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On Our Radar: Providence Social Launches New Menu


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Providence Social

Photo x Providence Social

After working under the tutelage of Mike Andrzejewski and Chris Daigler at the now shuttered Bourbon and Butter, one of our personal favorite restaurants from the past, Tim Schaedel is finally taking the reins of his own kitchen at Providence Social.

A new head chef means a new menu, and this one will be focused on offering up classic dishes with modern twists. On a recent visit to the restaurant, Schaedel told me his kitchen’s new Caprese salad exemplifies the new style he’s looking to bring to Providence Social.

“We’ll be sourcing the tomatoes from down the street here and doing little things with balsamic vinegar pearls and tomato water,” he said, punctuating his words with taps on the bar in front of us. “We want to do dishes that have all the flavor components of the original dish but presented in a new way.”

Another example of Schaedel’s style can be seen in the restaurant’s new shrimp and grits dish.  

To create a modern take on this dish, the grits will first be cooked and cooled in a hotel pan, and then cut into bricks. Next, the grit bricks will be fried and finished in an oven. Crunchy on the outside but still creamy on the inside, the grit croquettes are placed on a plate dotted with a celery remoulade and the shrimp is arranged atop the grits.

“At the end of the day,” Schaedel said, “it’s still shrimp and grits.”

“It’s really about the entire experience, creating memories in people’s heads. I want people to say, ‘I went to Providence Social, had a certain dish, and the way that it was done and presented was unlike anything I’ve ever had,” he added. “I’m not trying to reinvent the wheel. I’m trying to be different.”

Visitors to the dining room can expect an all-new menu, while a special bar menu will have old favorites from the previous kitchen.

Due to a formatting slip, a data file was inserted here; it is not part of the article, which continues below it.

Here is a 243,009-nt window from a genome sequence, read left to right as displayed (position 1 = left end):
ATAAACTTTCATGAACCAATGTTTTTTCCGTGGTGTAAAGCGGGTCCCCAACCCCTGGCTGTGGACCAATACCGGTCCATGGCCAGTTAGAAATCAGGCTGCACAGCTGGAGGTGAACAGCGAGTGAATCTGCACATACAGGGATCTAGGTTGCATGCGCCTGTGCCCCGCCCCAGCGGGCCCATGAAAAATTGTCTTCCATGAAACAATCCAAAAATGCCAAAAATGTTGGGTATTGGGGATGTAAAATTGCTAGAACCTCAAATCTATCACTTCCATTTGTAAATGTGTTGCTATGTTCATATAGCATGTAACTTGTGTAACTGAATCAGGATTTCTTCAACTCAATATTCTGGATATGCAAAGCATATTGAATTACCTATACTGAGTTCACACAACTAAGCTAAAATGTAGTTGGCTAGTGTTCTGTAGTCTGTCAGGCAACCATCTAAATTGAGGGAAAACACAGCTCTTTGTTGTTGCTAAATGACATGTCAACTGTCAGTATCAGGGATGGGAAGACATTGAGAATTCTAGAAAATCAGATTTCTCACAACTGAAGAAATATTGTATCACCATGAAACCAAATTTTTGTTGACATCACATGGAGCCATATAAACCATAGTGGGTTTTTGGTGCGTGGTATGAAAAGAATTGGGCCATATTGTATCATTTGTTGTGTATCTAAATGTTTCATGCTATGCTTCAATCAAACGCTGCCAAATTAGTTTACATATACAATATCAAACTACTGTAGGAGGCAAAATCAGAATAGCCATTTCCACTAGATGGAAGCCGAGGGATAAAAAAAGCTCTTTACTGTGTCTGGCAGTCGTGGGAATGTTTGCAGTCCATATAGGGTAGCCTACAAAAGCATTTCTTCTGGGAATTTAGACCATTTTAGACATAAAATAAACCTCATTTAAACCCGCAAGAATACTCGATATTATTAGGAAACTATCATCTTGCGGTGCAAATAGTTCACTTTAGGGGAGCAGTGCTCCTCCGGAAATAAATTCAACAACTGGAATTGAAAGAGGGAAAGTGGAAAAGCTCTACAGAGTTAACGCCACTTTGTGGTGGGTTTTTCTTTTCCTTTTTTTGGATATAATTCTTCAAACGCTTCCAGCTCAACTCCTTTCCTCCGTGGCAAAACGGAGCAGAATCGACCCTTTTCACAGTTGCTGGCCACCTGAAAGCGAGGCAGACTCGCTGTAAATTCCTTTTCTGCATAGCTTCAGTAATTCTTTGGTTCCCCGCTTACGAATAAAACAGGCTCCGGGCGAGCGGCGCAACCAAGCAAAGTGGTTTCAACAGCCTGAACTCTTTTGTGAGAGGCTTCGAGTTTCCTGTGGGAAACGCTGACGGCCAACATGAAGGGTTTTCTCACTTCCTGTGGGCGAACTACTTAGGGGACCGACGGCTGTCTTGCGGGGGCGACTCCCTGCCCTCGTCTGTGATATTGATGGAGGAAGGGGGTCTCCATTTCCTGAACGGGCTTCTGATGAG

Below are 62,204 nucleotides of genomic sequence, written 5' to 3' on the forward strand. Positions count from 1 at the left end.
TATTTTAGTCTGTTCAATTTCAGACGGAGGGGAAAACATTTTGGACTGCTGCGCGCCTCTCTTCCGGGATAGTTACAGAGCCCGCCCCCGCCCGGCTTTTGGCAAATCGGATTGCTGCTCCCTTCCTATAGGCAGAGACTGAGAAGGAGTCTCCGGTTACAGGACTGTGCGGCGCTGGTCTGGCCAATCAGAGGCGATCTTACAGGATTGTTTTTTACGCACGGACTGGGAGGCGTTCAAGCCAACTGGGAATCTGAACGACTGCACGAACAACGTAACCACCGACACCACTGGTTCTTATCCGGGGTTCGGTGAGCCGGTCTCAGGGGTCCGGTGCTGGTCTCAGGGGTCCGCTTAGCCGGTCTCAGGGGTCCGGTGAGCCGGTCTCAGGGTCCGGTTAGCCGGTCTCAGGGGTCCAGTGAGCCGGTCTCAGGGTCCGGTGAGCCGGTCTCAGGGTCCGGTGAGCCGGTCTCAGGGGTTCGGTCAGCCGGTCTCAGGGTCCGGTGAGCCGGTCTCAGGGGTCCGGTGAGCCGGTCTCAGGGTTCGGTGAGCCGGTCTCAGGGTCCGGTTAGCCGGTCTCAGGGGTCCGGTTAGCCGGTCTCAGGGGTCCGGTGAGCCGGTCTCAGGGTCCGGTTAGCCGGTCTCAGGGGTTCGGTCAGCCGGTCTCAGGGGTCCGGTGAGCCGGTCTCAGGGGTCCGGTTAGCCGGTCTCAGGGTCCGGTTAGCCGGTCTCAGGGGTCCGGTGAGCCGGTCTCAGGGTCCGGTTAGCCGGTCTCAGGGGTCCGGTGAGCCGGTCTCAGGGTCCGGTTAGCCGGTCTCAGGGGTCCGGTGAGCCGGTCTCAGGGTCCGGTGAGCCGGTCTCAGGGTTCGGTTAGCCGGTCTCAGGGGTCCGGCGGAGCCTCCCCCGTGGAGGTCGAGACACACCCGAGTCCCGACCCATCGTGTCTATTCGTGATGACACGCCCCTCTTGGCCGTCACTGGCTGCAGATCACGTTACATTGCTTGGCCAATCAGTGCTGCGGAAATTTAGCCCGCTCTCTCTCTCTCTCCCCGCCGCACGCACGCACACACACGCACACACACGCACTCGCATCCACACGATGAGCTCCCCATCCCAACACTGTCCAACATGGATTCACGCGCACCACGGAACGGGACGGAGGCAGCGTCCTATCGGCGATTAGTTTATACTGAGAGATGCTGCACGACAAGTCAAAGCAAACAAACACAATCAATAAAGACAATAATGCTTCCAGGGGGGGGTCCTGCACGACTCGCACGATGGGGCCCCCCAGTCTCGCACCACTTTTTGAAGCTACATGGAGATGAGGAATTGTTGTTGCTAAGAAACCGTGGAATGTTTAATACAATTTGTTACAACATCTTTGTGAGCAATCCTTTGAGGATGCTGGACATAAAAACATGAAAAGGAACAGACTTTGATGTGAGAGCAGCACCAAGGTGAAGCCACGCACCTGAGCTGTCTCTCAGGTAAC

Schaedel and I also discussed the importance of sourcing quality ingredients, something he spent a lot of time learning at Bourbon and Butter. For instance, he said, there’s a massive difference between a mealy tomato you find at the bottom of a bin in the supermarket, and a bright, bursting tomato grown by a farmer who has to stand next to it at a farmer’s market.

“You’ve had a tomato a thousand times in your life, but these are something different,” he said. “When things are done the way that they’re supposed to be, they’re just that much better.”

“It starts with the seed. These farmers, that’s what they do. They’re out there every day pulling the weeds, watering the plants and growing them so that they’re the best possible product. When I get it, it makes my job easier because I don’t have to put a thousand things on it. I can just let that ingredient shine.”

Schaedel ended our conversation talking about how he’s looking forward to being inspired by great ingredients and using all he’s learned to give his guests a special dining experience.

“I’m excited for the opportunity we have to really get people in here and give them something to remember.”

 

Providence Social

490 Rhode Island St, Buffalo, NY 14213

Hours: Mon-Thu: 4:00 pm – 12:00 am, Fri-Sat: 4:00 pm – 2:00 am, Sun: 11:00 am – 3:00 pm

theprovidencesocial.com


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